The rest of the series fires on all cylinders making mountains out of molehills in exposition and future story/character arcs. An attempt at concern and suspense is created as a powerful man who once protected Garza from his most violent of opposing adversaries tells him that he’s on his own. With a gambling debt, and a long list of enemies from his days as Justice, his career and life are certainly not going to be filled with easy going roads. Unlike Garza, with his sudden desire to protect outcasts and the underrepresented public, we just don’t have an easy or quick reason to care. If Law & Order was the Cadillac of legal dramas, then Outlaw is the 1993 Chrysler LeBaron.

THE FINAL WORD: Though it tries hard to copy, the only real qualities Outlaw shares with House M.D. is the searing pain that runs through my leg (and the rest of my body) when I think of all the resources wasted on a show like this. I’m sorry to say that Jimmy Smits hasn’t found the right series to call home, but with Outlaw heading to Fridays on NBC next week after its initial premiere on Wednesday, September 15th (tonight) at 10pm EST, I think that home may end up being foreclosed sooner than later. Throw this on the DVR if you must, but don’t let TiVo bully you into watching “more like this,” because you’ll be stuck laughing yourself to sleep in the worst way imaginable.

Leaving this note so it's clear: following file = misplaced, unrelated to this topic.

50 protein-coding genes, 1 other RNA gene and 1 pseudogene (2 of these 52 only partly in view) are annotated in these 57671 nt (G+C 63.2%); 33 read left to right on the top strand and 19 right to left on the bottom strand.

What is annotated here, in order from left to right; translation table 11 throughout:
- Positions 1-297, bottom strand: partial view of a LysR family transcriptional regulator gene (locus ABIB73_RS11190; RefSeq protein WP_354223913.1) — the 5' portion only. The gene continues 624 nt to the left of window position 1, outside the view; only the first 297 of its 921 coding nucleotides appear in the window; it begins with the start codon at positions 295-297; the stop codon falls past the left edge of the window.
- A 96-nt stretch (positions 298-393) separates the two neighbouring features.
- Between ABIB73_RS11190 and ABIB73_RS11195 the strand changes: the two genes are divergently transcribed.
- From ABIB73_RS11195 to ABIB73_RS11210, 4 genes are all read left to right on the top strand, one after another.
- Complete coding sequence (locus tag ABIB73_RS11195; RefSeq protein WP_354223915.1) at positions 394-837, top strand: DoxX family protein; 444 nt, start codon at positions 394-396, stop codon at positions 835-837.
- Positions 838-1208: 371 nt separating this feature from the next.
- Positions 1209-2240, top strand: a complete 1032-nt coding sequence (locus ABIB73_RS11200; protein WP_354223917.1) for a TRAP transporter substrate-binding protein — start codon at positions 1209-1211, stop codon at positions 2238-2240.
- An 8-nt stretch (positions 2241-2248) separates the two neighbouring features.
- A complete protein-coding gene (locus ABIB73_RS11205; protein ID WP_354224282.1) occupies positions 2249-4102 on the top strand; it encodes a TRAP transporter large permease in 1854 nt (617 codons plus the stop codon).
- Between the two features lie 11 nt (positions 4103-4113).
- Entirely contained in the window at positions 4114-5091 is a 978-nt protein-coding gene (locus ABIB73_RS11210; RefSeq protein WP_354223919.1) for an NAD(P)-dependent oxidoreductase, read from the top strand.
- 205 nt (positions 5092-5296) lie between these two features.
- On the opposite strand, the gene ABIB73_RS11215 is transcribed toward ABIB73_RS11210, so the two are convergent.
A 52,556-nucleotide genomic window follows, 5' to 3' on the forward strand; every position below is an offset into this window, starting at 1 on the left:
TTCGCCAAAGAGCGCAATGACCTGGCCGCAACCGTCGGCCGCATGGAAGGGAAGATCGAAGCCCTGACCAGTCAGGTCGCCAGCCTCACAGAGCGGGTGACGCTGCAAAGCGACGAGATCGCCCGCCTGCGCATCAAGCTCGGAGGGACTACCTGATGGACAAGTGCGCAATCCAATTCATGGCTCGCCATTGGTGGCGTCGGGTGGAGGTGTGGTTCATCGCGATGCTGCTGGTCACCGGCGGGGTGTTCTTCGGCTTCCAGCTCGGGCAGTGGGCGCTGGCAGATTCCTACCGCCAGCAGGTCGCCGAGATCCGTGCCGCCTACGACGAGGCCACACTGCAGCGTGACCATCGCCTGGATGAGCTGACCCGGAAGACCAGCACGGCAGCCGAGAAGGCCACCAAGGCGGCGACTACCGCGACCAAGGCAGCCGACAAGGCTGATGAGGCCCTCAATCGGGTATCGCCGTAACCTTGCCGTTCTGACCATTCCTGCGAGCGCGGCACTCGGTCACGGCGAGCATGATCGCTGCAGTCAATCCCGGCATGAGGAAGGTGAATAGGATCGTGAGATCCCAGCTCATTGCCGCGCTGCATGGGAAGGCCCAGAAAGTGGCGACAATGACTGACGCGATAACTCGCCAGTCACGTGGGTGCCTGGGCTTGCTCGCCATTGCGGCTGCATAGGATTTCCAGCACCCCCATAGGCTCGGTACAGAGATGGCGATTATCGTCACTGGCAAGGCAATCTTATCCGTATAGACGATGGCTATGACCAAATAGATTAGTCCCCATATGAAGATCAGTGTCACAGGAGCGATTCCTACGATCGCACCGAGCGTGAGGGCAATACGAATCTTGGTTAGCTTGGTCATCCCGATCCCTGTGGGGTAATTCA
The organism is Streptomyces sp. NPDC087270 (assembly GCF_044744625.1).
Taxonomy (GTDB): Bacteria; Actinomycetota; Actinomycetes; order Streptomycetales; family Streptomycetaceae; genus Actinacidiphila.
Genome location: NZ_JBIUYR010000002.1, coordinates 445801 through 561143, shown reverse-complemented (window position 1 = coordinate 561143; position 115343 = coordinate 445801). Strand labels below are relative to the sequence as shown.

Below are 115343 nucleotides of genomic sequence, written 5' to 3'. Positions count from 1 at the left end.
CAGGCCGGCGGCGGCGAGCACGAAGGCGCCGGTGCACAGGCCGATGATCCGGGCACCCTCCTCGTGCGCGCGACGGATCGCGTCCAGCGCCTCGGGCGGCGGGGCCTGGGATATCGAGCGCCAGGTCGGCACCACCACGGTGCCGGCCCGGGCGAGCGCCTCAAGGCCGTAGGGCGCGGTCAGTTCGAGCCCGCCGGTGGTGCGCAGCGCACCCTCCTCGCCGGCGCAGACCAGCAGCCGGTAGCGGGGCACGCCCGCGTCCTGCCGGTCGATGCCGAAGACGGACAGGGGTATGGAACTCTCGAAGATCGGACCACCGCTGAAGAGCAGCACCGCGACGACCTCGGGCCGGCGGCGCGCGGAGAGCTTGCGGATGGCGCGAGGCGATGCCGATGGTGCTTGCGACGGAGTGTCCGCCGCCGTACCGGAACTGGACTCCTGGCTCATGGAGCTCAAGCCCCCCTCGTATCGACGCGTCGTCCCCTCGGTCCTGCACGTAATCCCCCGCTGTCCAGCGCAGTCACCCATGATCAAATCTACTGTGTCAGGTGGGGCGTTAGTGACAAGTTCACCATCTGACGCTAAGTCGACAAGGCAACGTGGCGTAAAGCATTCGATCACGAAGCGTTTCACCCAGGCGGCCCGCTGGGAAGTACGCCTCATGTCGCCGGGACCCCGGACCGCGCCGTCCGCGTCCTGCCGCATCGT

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  • Chouxchoux

    Agree, tried hard to watch but it’s so predictable and boring, I quitted!

  • Dfwappraiser

    As a REAL conservative, I was chagrined at the overt conservative bashing in this episode. Not only was Garza directly connected with that EEEVIL W, his version of conservatism was as torturingly charicatured as possible without actually branding those EEEVIL Republicans, represented in the series as a threatening political operative who demands specific votes from Supreme Court justices, as the spawn from hell. The implication is that those same EEEVIL Republicans/Conservatives are gunning for Garza because of his switch to the dark side and resignation from the Court, ostensibly changing the balance of the court from Conservative to Liberal.

    What a crock! And the basic premise is truly not credible. How did a Conservative judicial Supreme Court candidate with such a checkered background as this guy ever get confirmed by the Senate? Even a Liberal candidate with such baggage would not stand a chance!

    Save your money; give this dog a wide berth. You have better things to do with your time.

    • Gail


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  • Gail

    The story about the kid in FL on the transplant list. Not at all accurate. Florida has MEDICAL-Foster Care. No need for contrived adoptions. Florida’s kids in foster care are very well taken care of.

  • BLHA30

    Don’t be racist, The series are phenomenal. Please don’t cancel it as you doing with all your good shows.